In addition, two higher-order SCs were determined through a multilevel cross-classification approach we developed. The I2III2IV2 (Fig. 2a) complex at 2.6–3.3 Å resolution (Supplementary Fig. 4), designated type O owing to its overall shape, resembles the structure of the human mitochondrial megacomplex20 (Supplementary Fig. 8e) and can be considered to be a pseudo-C2 symmetric expansion of type A, sharing the CIII2 dimer (Supplementary Fig. 8c). In contrast to the detergent-purified type-O SC, we observed that the native type-O SC exhibits pseudo-C2 rather than strict C2 symmetry, with the surrounding membrane bending towards the mitochondrial matrix. This observation is not surprising given the highly curved membrane structures of the cristae.

The new SC I2III4IV2 (Fig. 2a), termed type X owing to its chromosome-like appearance, is formed by two type-A SCs aligned in a head-to-head manner along a pseudo-two-fold axis (Supplementary Fig. 8d). No canonical strong protein–protein interactions were evident at the dimerization interfaces between the two type-A SCs, except for potential weak contacts between helices NDUFB3I and COX4IV. The dimerization is primarily mediated by ‘protein–lipids–protein’ interactions in our structure, as evidenced by the numerous lipid molecules filling the interfacial spaces (Supplementary Video 3).

Notably, in all the four main SC forms, CIV shows the most freedom in terms of its binding positions and modes of interaction with other complexes. Different isoforms of CIV subunits have been reported and may affect SC formation. However, using the porcine heart mitochondria, we only identified one specific set of CIV subunit isoforms (Supplementary Table 7), probably because their expression levels are highest in this tissue23. Moreover, our structural analyses consistently identified the NDUFA4 subunit as an integral part of CIV across the four types of SC, distinctly separated from CI (Supplementary Fig. 10); this clarifies the positional association of NDUFA4 and is consistent with the findings of a recent study24.

Furthermore, the formation of these SCs substantially influences the local curvature of the surrounding membranes (Fig. 2b, Extended Data Fig. 6 and Supplementary Video 5). Vice versa, we speculate that the membrane geometry in turn affects the overall arrangement, distribution and conformation of these SCs; this is worth further investigation. In addition, we detected potential extensions of respiratory SCs into high-order arrays in the mitochondrial inner membranes.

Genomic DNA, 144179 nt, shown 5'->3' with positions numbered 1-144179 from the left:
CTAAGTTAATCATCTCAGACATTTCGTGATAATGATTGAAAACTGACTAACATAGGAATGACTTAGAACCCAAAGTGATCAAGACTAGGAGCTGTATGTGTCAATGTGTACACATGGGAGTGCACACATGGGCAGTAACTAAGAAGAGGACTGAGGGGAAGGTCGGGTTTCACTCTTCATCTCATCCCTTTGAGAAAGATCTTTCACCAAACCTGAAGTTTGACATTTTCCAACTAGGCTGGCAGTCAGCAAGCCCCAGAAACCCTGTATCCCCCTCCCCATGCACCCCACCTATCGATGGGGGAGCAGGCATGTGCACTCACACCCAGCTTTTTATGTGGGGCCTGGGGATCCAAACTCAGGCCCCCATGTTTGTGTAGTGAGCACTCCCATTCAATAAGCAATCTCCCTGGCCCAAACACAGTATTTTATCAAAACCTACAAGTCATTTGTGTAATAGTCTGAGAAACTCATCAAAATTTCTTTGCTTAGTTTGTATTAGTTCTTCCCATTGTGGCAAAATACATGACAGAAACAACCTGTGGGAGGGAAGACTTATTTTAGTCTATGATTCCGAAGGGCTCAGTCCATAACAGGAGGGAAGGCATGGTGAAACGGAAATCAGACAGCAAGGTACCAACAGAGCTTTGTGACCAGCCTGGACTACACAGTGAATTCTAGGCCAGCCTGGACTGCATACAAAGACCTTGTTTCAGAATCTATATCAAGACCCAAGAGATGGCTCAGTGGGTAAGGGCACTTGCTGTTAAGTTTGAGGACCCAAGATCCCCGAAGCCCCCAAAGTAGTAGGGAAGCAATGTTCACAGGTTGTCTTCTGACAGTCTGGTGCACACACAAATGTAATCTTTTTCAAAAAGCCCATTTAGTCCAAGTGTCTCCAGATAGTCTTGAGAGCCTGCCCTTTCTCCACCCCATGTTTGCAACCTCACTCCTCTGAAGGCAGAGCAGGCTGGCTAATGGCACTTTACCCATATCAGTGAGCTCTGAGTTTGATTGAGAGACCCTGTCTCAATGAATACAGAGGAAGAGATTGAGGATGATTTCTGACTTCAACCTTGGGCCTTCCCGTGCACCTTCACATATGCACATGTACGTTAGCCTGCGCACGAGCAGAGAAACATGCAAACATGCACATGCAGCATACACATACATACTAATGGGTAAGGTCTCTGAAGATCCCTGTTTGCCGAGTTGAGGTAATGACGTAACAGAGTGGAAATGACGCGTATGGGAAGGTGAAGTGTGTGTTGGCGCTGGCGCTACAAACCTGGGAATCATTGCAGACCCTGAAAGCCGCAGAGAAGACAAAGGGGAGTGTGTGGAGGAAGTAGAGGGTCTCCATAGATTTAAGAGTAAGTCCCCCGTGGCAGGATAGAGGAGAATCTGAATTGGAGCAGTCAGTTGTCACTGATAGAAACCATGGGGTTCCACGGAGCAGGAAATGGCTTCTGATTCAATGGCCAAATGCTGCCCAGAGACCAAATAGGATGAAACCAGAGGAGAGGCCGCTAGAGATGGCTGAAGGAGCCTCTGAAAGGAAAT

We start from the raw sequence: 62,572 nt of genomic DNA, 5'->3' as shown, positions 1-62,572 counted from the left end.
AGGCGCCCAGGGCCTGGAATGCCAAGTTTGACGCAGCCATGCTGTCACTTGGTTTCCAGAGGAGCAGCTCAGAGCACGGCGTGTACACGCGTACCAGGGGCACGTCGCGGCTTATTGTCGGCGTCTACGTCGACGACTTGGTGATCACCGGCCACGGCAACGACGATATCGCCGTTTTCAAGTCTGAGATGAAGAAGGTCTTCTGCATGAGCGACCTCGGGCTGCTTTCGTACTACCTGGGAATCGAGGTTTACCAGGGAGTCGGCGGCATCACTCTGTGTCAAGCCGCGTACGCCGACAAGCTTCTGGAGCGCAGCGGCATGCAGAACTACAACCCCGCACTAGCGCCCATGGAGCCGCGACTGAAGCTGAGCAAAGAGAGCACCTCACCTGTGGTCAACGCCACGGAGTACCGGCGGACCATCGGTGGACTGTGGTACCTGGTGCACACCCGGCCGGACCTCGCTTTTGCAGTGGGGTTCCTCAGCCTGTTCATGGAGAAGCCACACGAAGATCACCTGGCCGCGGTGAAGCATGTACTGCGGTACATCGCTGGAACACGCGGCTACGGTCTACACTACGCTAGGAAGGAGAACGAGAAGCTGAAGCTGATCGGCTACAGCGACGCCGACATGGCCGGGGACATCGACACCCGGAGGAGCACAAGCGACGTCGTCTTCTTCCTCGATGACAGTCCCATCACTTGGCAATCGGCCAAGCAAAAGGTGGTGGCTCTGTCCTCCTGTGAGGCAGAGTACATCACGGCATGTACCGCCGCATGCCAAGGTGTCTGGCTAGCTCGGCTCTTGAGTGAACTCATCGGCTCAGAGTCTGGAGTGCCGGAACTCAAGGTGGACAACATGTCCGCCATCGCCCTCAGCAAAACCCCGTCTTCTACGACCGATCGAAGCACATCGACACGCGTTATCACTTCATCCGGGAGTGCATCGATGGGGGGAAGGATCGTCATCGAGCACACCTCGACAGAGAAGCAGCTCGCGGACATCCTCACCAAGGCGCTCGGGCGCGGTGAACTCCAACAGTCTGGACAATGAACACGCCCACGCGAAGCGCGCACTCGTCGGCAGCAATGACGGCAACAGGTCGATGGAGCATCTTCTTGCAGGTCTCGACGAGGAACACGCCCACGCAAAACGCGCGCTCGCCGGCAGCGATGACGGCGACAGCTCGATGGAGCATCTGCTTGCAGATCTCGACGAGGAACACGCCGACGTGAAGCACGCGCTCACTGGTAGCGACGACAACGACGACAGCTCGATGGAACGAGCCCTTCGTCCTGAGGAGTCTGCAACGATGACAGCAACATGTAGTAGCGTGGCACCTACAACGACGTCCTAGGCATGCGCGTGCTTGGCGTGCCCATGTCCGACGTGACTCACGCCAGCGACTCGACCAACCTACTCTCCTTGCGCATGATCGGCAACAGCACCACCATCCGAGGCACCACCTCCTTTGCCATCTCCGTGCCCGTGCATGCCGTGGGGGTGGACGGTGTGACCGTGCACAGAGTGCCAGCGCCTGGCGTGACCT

Multiple Q-binding states in CI

CI orchestrates electron transfer from NADH to ubiquinone and concurrently translocates protons across the inner mitochondrial membrane25. The Q-binding site in CI features an unusually long, heterogeneous channel structure26,27,28. The entry, exit and interactions of Q10 within this channel are central yet not fully resolved questions in our understanding of the molecular mechanisms of CI. Recent structural studies and molecular dynamic simulations have resolved distinct intermediates of Q-binding states22,29.

We identified five main Q-binding states (Fig. 3), including the apo state and a previously described Q-bound state28,29 (state α), along with three new Q-bound states (states β–δ) (Fig. 3b and Extended Data Fig. 7), which are different from the three Q-binding sites previously reported29 (Extended Data Fig. 8). The apo state displays only noisy densities in the Q channel. State α resembles the active form of bovine and porcine CI (PDB: 7QSK28, 7V2C29) (Extended Data Fig. 7b), with a Q10 molecule fully occupying the Q-binding site (Fig. 3c). In this state, the 1-carbonyl group of Q10 is situated approximately 20 Å (Fig. 3b) above the membrane surface (M-distance) and 41.1 Å (Fig. 3d) from the channel entrance (E-distance). The three other states show not only conformational differences in the Q10 headgroup and the key residue H59NDUFS2 (Extended Data Fig. 7a) but also long-range structural changes away from the Q10 headgroup and along the whole Q10. In state β, the Q headgroup is angled away from the Fe–S cluster N2 relative to state α, although the tail region largely remains similar to that in state α (Fig. 3d). These conformational changes result in an M-distance of 16 Å (Fig. 3b) and an E-distance of 38.6 Å (Fig. 3d). State γ is distinguished by housing a Q10 molecule with a headgroup aligned more parallel with the membrane and a contorted midsection of the Q tail. Although the M-distance remains consistent with that in state β, the E-distance is reduced by 3 Å (Fig. 3d), a change attributable to its silkworm-like undulatory motion (Fig. 3e). In state δ, a Q10 molecule only partially fills the Q channel (E-distance = 24.5 Å). Its headgroup aligns flush with the membrane surface (M-distance = 0), while the tail spans the entire lipid bilayer (Fig. 3b). Furthermore, the headgroup in state δ is surrounded by a cluster of acidic, basic and polar residues inside the Q channel (Extended Data Fig. 7). These residues seem to create a highly polarized environment connected to the aqueous matrix, facilitating Q protonation. Taken together, our findings support a model in which Q10 progresses through the Q channel by peristaltic motion (Fig. 3e).